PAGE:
opinion

What Data Reporting Systems Can Learn from Medicine Labeling

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There is a silent epidemic affecting our teachers and students, unintentionally enabled in some ways by educators and edtech entrepreneurs.

The idea of "data-driven reform" is a big part of the promise offered by education technology. Unfortunately, research over the years has suggested that many teachers and administrators may be misinterpreting student performance data in their traditional formats. A 2010 report from ETS suggests that district-level policymakers often find these reports "complex, difficult to read, and even harder to interpret." (p. i) Similarly, a 2011 study prepared by the SRI for the U.S. Department of Education found that even in districts "with a reputation for supporting data-driven decision making, some teachers struggled to make sense of the data representations...[e]specially when the question called for framing queries for data systems or making sense of differences or trends." (p. 61)

With few guidelines on communicating data in the manner most likely to render accurate analyses, it’s no wonder many educators misinterpret the numbers. This is especially commonplace for student performance data, which looks simple at first glance but can be difficult to interpret and analyze.

An Example

Look at this graph of performance data: blue bars show how the school performed and purple bars show the "State Minimally Proficient" (the percentage of all students in the state who earned the minimum score needed to be considered "proficient"). A school might refer to a graph like this to determine its likely strengths and weaknesses, as measured by one particular assessment. The test in question is from California’s STAR Program, but graphs like this are also commonplace in other assessment programs.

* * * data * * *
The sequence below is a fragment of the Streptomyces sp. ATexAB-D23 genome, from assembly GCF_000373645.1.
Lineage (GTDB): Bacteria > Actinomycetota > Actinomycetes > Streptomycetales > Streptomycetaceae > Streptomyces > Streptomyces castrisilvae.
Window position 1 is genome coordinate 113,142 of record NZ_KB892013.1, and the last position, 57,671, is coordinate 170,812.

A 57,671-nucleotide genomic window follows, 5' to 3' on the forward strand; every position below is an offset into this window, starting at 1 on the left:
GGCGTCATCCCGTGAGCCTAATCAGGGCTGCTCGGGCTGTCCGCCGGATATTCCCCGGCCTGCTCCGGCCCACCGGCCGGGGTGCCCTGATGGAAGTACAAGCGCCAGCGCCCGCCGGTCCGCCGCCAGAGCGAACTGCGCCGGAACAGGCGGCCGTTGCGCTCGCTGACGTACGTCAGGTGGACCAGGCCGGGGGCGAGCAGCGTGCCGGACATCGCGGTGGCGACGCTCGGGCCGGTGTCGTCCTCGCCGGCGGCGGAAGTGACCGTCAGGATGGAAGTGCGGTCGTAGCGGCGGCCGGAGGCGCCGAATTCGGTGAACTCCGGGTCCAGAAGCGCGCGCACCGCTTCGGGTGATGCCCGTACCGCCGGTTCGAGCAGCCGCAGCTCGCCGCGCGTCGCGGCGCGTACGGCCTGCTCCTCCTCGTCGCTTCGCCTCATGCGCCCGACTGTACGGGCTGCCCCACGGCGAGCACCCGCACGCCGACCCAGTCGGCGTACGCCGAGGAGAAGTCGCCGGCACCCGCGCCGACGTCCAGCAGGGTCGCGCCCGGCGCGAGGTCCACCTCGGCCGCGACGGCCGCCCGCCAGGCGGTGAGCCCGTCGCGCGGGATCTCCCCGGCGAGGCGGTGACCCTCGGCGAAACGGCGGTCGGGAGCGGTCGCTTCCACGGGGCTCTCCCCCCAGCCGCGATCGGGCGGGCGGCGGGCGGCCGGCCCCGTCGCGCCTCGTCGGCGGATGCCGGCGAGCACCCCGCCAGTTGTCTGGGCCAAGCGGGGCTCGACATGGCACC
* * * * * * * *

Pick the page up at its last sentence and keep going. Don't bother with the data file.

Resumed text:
Now let's try using this graph to answer a common question: which area is most likely the school’s strength?

Most educators will tell you the likely school strength is Number Properties. After all, Number Properties is the cluster with the highest blue bar for the school and thus the highest percent correct for the school. The correct answer according to this particular assessment’s analysis guidelines, however, is Graphing & Systems, which will likely be mistaken for the school’s weakest area because it is the lowest blue bar. The most common interpretation of this data is the opposite of the accurate interpretation. I’ll explain…

If you read this particular assessment’s 140-page (significantly shortened in recent years) Post-Test Guide and its 624-page Technical Report, you could find (buried) brief mentions of the fact that its reporting clusters vary in difficulty and need to be compared to statewide performance (e.g., State Minimally Proficient students’ scores) to gather meaning. Thus Graphing & Systems is the school strength, since only here did the school outperform others in the state.

Yet do we expect or want each educator to wade through pages and pages of post-test documentation to understand this fact when analyzing this data? That would be a gross misuse of educators’ already overtaxed time.

An Alternative

What if there were standard guidelines for how edtech reporting systems can present their data in a clear manner, while offering educators clear guidance on how to interpret the results?

Since data is used to shape instruction, leaving out helpful explanations is akin to selling over-the-counter meds without labels. (You would never take flu medicine from a container merely reading "Flu," would you?)